TenneT adds more electric BMWs to power grid support project

FILE PHOTO: The BMW i3s is displayed at the Los Angeles Auto Show in Los Angeles
FILE PHOTO: The BMW i3s is displayed at the Los Angeles Auto Show in Los Angeles, California U.S. November 29, 2017. REUTERS/Mike Blake

July 14, 2021

FRANKFURT (Reuters) – Germany’s biggest power network operator TenneT is stepping up a pilot project to study the use of electric vehicle (EV) batteries in helping to stabilise power transmission networks, it said on Wednesday.

Some 20 BMW i3 electric cars have been handed over to private customers in a project launched in 2019, and another 30 will be given to commercial fleet users over the next few weeks as part of the expanded study, TenneT said in a statement.

The tests will link the cars with charging infrastructure and electricity grids to promote renewable energy flows and to maintain supply security, it said.

TenneT and BMW are among a wider group of public and private sector partners that will test relevant hardware and software in the three-year endeavour.

Carmakers are increasingly exploring links between EVs and grids as the mass roll-out of EVs gathers pace.

Called “bi-directional load management”, the process means that EVs do not just “fill up” with electricity but are also able to send back power in the other direction when it is not needed by the car.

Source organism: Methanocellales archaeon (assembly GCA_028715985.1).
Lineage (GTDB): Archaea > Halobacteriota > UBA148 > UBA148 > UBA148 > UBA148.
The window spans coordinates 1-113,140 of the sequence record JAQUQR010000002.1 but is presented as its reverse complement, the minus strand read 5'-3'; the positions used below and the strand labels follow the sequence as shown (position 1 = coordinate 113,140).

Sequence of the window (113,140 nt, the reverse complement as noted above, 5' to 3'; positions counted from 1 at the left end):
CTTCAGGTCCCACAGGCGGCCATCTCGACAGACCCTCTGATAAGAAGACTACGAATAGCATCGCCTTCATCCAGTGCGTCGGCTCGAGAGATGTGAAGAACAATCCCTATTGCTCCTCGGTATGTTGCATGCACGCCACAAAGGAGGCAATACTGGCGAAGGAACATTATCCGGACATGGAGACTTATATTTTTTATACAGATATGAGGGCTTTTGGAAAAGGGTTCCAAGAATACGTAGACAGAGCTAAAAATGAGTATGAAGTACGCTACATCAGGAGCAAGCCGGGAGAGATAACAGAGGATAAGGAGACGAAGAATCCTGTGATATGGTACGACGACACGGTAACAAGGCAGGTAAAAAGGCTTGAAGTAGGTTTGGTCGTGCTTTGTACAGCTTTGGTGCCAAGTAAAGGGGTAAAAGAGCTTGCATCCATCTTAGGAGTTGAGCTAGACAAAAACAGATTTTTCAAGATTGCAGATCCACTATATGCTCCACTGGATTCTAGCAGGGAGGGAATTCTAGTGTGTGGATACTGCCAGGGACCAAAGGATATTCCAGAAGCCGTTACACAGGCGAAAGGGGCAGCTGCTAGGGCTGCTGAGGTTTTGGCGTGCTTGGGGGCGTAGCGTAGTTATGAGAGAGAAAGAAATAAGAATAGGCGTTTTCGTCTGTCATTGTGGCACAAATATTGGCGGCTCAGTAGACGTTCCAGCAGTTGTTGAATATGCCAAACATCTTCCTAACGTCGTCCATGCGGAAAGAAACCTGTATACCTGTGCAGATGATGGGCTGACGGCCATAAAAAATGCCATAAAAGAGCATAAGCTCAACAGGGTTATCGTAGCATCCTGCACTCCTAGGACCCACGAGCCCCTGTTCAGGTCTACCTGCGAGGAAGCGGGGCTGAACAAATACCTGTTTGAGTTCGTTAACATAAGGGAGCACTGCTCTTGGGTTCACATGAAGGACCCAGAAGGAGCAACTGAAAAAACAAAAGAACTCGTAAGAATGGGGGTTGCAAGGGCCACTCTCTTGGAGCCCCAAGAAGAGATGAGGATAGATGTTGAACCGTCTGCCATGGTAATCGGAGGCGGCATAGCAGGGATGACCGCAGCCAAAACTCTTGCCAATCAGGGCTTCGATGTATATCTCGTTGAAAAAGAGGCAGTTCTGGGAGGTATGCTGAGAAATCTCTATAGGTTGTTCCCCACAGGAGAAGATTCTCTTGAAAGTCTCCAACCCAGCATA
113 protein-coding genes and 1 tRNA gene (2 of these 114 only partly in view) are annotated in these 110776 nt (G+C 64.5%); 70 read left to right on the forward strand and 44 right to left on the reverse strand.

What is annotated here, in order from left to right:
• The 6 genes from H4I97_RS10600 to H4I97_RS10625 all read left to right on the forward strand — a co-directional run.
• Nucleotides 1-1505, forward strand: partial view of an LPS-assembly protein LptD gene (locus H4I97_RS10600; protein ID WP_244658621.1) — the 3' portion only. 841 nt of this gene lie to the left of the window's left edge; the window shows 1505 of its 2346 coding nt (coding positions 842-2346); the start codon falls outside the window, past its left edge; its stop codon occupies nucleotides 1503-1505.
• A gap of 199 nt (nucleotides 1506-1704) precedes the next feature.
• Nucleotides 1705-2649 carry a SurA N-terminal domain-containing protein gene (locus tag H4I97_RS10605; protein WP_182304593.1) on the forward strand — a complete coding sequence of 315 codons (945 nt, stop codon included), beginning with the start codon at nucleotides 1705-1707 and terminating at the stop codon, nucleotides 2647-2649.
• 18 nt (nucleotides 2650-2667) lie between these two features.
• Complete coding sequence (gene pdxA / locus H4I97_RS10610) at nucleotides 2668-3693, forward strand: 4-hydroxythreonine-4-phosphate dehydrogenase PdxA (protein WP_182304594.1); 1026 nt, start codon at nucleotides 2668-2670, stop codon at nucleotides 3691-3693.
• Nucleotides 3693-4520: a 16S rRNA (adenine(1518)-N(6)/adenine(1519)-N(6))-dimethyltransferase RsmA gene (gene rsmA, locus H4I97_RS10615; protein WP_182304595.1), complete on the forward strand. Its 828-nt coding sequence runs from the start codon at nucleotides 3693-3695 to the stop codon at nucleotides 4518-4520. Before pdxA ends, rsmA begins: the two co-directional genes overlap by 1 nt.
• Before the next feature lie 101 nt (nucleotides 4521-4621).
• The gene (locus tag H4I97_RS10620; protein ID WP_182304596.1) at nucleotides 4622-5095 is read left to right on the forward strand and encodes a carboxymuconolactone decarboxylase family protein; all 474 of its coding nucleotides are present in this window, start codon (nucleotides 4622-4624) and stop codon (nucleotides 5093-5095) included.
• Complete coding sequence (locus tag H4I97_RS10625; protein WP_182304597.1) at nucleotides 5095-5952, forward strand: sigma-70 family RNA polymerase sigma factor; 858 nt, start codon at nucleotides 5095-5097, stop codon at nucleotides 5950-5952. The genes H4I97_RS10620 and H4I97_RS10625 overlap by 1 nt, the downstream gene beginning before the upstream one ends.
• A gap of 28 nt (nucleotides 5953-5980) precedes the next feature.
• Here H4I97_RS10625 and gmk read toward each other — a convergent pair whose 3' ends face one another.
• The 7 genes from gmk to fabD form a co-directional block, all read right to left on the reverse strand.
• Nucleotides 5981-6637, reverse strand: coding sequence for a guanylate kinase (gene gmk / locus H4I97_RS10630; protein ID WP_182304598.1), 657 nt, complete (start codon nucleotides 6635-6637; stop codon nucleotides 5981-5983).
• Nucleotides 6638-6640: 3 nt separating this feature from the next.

Owners of rooftop solar panels, for example, could maximise the use of home-produced green power and earn cash from sharing surpluses.

“We are interested in finding new ways of flexibly steering weather-dependent, renewable power production and in that way to take stress of the electricity grid,” said TenneT chief operating officer Tim Meyerjuergens.

TenneT is a key stakeholder in the transition to a carbon-free economy, operating the largest of Germany’s four power transmission networks as well as the grid in the neighbouring Netherlands, where its parent is headquartered.

Keeping frequencies stable is a top objective as Germany keeps installing more volatile wind and solar power, while reliable capacity such as nuclear and coal generation goes offline due to climate and safety regulations.

(Reporting by Vera Eckert Editing by Mark Potter)